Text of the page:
Posted on: June 1, 2023, 12:31h.
Last updated on: May 31, 2023, 03:43h.
Underage gamblers in New Jersey who are found guilty of violating the state law that mandates only people aged 21 and older can gamble currently face a fine of not less than $500 and not more than $1,000. But three state lawmakers want to rethink how New Jersey penalizes its youth when it comes to unlawful gambling.
New Jersey Senators James Beach (D-Camden), Shirley Turner (D-Mercer), and Patrick Diegnan Jr. (D-Middlesex) introduced Senate Bill 1599 in 2022. The measure seeks to establish a compulsive gambling prevention, education, and treatment program tailored toward underage people who are found guilty of violating New Jersey’s casino law.
SB 1599 stalled in committee last year but was renewed this legislative session. Earlier this month, the Senate Government, Wagering, Tourism & Historic Prevention Committee unanimously approved the bill by a 5-0 vote.
Beach, who is the assistant majority leader and who chairs the committee that passed the bill, said fining underage gamblers does little to thwart those individuals from gambling again before they’re legally allowed. The financial penalties, Beach adds, pose the threat to disproportionately hurt low-income families.
Gambling addictions are a serious issue and a growing concern among teens. This legislation will help to connect underage gamblers with treatment, rather than hitting them with fines which can have a disproportionate impact on low-income families,” Beach said in a statement.
“It is our hope that this can help to address unhealthy relationships with gambling and prevent kids from becoming repeat offenders,” the state Senator added.
Penalty Phase Amendment
New Jersey’s casino law mandates that anyone under the age at which a person is authorized to purchase and consume alcoholic beverages shall not enter or wager in a licensed casino or simulcasting facility. The law does provide exceptions for underage people to move about a casino floor so long as they’re doing so to reach a nongaming area such as a hotel room or restaurant.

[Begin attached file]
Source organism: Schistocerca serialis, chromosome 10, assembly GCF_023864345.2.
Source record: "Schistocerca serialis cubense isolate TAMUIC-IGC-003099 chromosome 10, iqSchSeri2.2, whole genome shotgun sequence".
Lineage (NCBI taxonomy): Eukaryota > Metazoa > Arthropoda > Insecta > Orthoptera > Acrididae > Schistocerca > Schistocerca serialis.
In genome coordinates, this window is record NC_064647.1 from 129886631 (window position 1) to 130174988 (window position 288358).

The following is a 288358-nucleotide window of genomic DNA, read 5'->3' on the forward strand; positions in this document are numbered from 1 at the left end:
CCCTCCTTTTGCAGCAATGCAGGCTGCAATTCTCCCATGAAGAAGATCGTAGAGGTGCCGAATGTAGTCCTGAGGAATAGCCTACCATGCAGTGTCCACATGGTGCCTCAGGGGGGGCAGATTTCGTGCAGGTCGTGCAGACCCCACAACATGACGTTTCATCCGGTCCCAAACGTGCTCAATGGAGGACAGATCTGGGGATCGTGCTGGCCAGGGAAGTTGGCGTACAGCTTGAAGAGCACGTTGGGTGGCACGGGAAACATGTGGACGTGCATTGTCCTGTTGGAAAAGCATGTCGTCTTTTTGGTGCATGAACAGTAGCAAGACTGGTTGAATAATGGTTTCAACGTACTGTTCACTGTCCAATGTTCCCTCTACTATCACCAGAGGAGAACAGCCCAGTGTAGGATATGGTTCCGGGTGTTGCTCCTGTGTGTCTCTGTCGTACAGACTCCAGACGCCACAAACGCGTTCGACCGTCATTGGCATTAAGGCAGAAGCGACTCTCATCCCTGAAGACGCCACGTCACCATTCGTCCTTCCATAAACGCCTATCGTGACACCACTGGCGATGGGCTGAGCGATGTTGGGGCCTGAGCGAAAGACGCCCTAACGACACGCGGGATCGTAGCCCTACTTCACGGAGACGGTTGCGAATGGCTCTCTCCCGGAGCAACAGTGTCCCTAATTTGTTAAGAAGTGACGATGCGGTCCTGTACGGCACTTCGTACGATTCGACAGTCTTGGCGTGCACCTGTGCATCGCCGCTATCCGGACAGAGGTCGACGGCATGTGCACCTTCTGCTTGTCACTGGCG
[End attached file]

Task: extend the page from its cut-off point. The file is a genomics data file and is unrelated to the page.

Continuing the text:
“Any person who violates this … may be fined not less than $500 and not more than $1,000,” the state’s gaming law currently reads.
Beach and his two co-sponsors want to amend the law to include a second penalty option that can stand alone free of the financial penalty or be included with the fine.
“The court may also require any person who violates this to participate in a compulsive gambling prevention, education, and treatment program,” SB 1599 reads.
Should the law pass and be signed by Gov. Phil Murphy (D), the statute would task the Council on Compulsive Gambling of New Jersey (CCGNJ) with developing the underage gambling program. The CCGNJ is primarily funded through its partnerships with the New Jersey Lottery and the New Jersey Division of Gaming Enforcement, the latter being the regulatory agency that oversees all forms of commercial gambling in the state.
Underage Gambling Data
The National Council on Problem Gambling says gambling problems among high schoolers have escalated in recent years.
The organization says 4%-5% of people aged 12-17 in the US meet “one or more criteria of having a gambling problem.” Another 10%-14% are at risk of developing a gambling addiction or disorder.